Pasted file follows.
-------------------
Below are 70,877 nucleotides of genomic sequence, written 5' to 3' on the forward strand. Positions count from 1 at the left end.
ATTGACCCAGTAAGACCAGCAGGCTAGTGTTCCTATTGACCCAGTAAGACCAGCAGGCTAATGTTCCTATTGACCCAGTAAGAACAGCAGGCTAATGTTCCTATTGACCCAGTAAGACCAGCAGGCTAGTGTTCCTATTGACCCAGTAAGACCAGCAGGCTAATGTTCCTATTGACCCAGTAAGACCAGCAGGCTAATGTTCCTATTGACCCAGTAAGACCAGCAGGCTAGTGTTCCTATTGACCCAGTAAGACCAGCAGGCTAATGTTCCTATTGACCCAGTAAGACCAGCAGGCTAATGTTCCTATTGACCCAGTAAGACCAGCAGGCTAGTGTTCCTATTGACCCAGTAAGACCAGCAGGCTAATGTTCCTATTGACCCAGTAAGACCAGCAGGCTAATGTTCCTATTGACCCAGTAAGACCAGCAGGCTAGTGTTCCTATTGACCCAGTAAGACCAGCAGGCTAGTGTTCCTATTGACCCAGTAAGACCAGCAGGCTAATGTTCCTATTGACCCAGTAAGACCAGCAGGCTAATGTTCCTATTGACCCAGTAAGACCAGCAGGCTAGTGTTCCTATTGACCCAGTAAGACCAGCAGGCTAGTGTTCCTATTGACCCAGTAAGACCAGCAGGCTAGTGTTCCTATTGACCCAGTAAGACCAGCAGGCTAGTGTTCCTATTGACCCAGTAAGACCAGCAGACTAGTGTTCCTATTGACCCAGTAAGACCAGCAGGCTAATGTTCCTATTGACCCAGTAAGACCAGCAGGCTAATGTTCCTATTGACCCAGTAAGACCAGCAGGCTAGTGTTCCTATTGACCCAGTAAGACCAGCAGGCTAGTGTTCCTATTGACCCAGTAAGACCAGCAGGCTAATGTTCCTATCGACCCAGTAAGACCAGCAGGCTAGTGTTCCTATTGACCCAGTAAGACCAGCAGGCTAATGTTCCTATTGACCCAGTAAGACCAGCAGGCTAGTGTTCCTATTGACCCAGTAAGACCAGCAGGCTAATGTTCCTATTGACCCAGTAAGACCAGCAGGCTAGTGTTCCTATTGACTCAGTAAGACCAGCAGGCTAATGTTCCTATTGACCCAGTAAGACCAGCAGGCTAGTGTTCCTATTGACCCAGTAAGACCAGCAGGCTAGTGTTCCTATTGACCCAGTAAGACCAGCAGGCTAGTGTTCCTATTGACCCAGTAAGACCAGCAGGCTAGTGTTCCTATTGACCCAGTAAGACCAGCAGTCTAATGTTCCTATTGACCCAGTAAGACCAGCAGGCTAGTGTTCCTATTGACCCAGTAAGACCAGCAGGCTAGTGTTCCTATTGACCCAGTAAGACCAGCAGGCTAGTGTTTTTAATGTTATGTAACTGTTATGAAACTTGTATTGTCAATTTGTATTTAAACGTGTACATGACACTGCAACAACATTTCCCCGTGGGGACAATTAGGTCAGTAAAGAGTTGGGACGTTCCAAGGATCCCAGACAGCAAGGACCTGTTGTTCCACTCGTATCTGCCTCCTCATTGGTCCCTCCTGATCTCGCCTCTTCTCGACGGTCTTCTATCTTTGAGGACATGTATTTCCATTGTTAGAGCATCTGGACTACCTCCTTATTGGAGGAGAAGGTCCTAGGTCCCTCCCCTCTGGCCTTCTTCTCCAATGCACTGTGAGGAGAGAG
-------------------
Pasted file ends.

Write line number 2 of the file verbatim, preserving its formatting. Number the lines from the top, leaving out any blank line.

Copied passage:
ATTGACCCAGTAAGACCAGCAGGCTAGTGTTCCTATTGACCCAGTAAGACCAGCAGGCTAATGTTCCTATTGACCCAGTAAGAACAGCAGGCTAATGTTCCTATTGACCCAGTAAGACCAGCAGGCTAGTGTTCCTATTGACCCAGTAAGACCAGCAGGCTAATGTTCCTATTGACCCAGTAAGACCAGCAGGCTAATGTTCCTATTGACCCAGTAAGACCAGCAGGCTAGTGTTCCTATTGACCCAGTAAGACCAGCAGGCTAATGTTCCTATTGACCCAGTAAGACCAGCAGGCTAATGTTCCTATTGACCCAGTAAGACCAGCAGGCTAGTGTTCCTATTGACCCAGTAAGACCAGCAGGCTAATGTTCCTATTGACCCAGTAAGACCAGCAGGCTAATGTTCCTATTGACCCAGTAAGACCAGCAGGCTAGTGTTCCTATTGACCCAGTAAGACCAGCAGGCTAGTGTTCCTATTGACCCAGTAAGACCAGCAGGCTAATGTTCCTATTGACCCAGTAAGACCAGCAGGCTAATGTTCCTATTGACCCAGTAAGACCAGCAGGCTAGTGTTCCTATTGACCCAGTAAGACCAGCAGGCTAGTGTTCCTATTGACCCAGTAAGACCAGCAGGCTAGTGTTCCTATTGACCCAGTAAGACCAGCAGGCTAGTGTTCCTATTGACCCAGTAAGACCAGCAGACTAGTGTTCCTATTGACCCAGTAAGACCAGCAGGCTAATGTTCCTATTGACCCAGTAAGACCAGCAGGCTAATGTTCCTATTGACCCAGTAAGACCAGCAGGCTAGTGTTCCTATTGACCCAGTAAGACCAGCAGGCTAGTGTTCCTATTGACCCAGTAAGACCAGCAGGCTAATGTTCCTATCGACCCAGTAAGACCAGCAGGCTAGTGTTCCTATTGACCCAGTAAGACCAGCAGGCTAATGTTCCTATTGACCCAGTAAGACCAGCAGGCTAGTGTTCCTATTGACCCAGTAAGACCAGCAGGCTAATGTTCCTATTGACCCAGTAAGACCAGCAGGCTAGTGTTCCTATTGACTCAGTAAGACCAGCAGGCTAATGTTCCTATTGACCCAGTAAGACCAGCAGGCTAGTGTTCCTATTGACCCAGTAAGACCAGCAGGCTAGTGTTCCTATTGACCCAGTAAGACCAGCAGGCTAGTGTTCCTATTGACCCAGTAAGACCAGCAGGCTAGTGTTCCTATTGACCCAGTAAGACCAGCAGTCTAATGTTCCTATTGACCCAGTAAGACCAGCAGGCTAGTGTTCCTATTGACCCAGTAAGACCAGCAGGCTAGTGTTCCTATTGACCCAGTAAGACCAGCAGGCTAGTGTTTTTAATGTTATGTAACTGTTATGAAACTTGTATTGTCAATTTGTATTTAAACGTGTACATGACACTGCAACAACATTTCCCCGTGGGGACAATTAGGTCAGTAAAGAGTTGGGACGTTCCAAGGATCCCAGACAGCAAGGACCTGTTGTTCCACTCGTATCTGCCTCCTCATTGGTCCCTCCTGATCTCGCCTCTTCTCGACGGTCTTCTATCTTTGAGGACATGTATTTCCATTGTTAGAGCATCTGGACTACCTCCTTATTGGAGGAGAAGGTCCTAGGTCCCTCCCCTCTGGCCTTCTTCTCCAATGCACTGTGAGGAGAGAG